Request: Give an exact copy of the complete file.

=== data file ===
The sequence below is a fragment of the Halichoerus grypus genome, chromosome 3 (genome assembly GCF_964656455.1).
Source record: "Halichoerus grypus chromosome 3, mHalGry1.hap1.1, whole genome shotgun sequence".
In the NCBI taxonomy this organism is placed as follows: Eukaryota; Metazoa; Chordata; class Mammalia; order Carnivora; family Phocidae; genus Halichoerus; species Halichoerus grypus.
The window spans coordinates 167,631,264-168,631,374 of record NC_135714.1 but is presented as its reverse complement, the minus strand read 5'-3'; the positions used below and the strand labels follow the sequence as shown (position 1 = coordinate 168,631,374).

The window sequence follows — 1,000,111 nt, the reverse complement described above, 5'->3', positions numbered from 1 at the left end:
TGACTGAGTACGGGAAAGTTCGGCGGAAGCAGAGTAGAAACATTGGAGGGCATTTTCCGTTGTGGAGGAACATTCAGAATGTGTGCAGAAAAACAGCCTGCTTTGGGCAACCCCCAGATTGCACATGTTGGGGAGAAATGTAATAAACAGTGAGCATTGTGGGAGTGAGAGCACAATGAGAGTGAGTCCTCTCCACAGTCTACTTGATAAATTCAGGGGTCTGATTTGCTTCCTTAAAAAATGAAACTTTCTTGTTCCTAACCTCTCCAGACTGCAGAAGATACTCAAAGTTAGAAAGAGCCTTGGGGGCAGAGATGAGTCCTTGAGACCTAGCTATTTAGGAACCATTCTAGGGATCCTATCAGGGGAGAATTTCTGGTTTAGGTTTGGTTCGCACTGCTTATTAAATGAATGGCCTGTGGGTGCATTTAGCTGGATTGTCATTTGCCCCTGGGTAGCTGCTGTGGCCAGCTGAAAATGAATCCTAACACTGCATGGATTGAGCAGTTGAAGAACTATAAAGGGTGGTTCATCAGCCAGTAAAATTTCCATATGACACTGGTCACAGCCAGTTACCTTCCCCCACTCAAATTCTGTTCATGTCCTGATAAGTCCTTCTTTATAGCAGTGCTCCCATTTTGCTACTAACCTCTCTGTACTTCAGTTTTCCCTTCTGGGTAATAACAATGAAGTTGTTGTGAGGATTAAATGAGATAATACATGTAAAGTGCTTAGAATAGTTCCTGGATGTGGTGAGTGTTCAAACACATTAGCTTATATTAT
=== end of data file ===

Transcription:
The sequence below is a fragment of the Halichoerus grypus genome, chromosome 3 (genome assembly GCF_964656455.1).
Source record: "Halichoerus grypus chromosome 3, mHalGry1.hap1.1, whole genome shotgun sequence".
In the NCBI taxonomy this organism is placed as follows: Eukaryota; Metazoa; Chordata; class Mammalia; order Carnivora; family Phocidae; genus Halichoerus; species Halichoerus grypus.
The window spans coordinates 167,631,264-168,631,374 of record NC_135714.1 but is presented as its reverse complement, the minus strand read 5'-3'; the positions used below and the strand labels follow the sequence as shown (position 1 = coordinate 168,631,374).

The window sequence follows — 1,000,111 nt, the reverse complement described above, 5'->3', positions numbered from 1 at the left end:
TGACTGAGTACGGGAAAGTTCGGCGGAAGCAGAGTAGAAACATTGGAGGGCATTTTCCGTTGTGGAGGAACATTCAGAATGTGTGCAGAAAAACAGCCTGCTTTGGGCAACCCCCAGATTGCACATGTTGGGGAGAAATGTAATAAACAGTGAGCATTGTGGGAGTGAGAGCACAATGAGAGTGAGTCCTCTCCACAGTCTACTTGATAAATTCAGGGGTCTGATTTGCTTCCTTAAAAAATGAAACTTTCTTGTTCCTAACCTCTCCAGACTGCAGAAGATACTCAAAGTTAGAAAGAGCCTTGGGGGCAGAGATGAGTCCTTGAGACCTAGCTATTTAGGAACCATTCTAGGGATCCTATCAGGGGAGAATTTCTGGTTTAGGTTTGGTTCGCACTGCTTATTAAATGAATGGCCTGTGGGTGCATTTAGCTGGATTGTCATTTGCCCCTGGGTAGCTGCTGTGGCCAGCTGAAAATGAATCCTAACACTGCATGGATTGAGCAGTTGAAGAACTATAAAGGGTGGTTCATCAGCCAGTAAAATTTCCATATGACACTGGTCACAGCCAGTTACCTTCCCCCACTCAAATTCTGTTCATGTCCTGATAAGTCCTTCTTTATAGCAGTGCTCCCATTTTGCTACTAACCTCTCTGTACTTCAGTTTTCCCTTCTGGGTAATAACAATGAAGTTGTTGTGAGGATTAAATGAGATAATACATGTAAAGTGCTTAGAATAGTTCCTGGATGTGGTGAGTGTTCAAACACATTAGCTTATATTAT